BALTIMORE, md. — His performance on the big screen left us mesmerized....he stole the show as Marvel's Black Panther....what we didn't see from actor Chadwick Bozeman was his private battle off screen.
In 2016 the Golden Globe winner was diagnosed with stage three colon cancer.
He died August 28th of last year.
"We know for sure those of African American descent have a higher rate of colon cancer and it tends to happen at earlier ages."
Emily Kuchinsky, a Certified Genetic Counselor at MedStar Franklin Square Medical Center says new research from UVA is shedding some light on the increased risks that African Americans have when it comes to the cancer. It may be tied to something called epigenetics.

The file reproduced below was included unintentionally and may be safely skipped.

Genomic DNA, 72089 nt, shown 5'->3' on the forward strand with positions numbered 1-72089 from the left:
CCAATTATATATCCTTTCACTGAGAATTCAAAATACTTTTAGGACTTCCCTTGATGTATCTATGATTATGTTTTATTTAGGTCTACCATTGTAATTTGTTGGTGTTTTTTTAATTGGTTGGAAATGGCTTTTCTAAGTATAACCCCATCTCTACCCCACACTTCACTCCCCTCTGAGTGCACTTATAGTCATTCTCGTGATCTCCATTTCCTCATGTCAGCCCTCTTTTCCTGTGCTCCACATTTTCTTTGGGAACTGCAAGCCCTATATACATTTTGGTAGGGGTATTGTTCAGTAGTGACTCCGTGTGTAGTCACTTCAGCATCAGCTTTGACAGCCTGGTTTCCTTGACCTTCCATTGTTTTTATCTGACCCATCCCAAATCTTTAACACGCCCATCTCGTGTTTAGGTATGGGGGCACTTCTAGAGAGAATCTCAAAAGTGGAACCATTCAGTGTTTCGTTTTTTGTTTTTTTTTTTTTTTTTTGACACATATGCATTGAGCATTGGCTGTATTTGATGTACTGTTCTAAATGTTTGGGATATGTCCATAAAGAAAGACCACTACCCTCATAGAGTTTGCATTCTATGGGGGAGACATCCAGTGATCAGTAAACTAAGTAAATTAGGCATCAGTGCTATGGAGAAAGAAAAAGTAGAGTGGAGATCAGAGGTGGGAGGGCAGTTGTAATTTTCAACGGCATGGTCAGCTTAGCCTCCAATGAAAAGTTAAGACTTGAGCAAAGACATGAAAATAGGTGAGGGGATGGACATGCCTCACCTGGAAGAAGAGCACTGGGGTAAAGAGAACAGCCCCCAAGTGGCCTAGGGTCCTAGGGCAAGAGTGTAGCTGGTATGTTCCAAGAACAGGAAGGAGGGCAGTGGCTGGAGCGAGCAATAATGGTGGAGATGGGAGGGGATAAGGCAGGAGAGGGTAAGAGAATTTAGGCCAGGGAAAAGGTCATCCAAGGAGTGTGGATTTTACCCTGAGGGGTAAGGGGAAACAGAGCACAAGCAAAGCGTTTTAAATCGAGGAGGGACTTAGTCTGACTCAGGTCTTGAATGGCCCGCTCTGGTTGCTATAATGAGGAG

"Epigenetics are changes in how DNA sequence is read, so whether or not a gene is expressed or functioning in our body as it should."
"That's a big deal as far as cancer goes because if we have these epigenetic changes affecting a cancer gene then that person would be at a higher risk for cancer."
UVA researchers found an interesting connection.
"They actually found those of African American descent they tend to have more epigenetic changes in the right side of the colon verses those of European American descent."
"The right side of the colon is near the small intestine where the left side of the colon is more distal closer to the rectum."
While the research and undoubtedly Boseman's tragic death are raising awareness about African Americans and colon cancer....what they don't know is what's triggering the disparity.
"I don't think we quite know that, further research is definitely needed to figure out if it is more lifestyle factors or just something related to ancestry."
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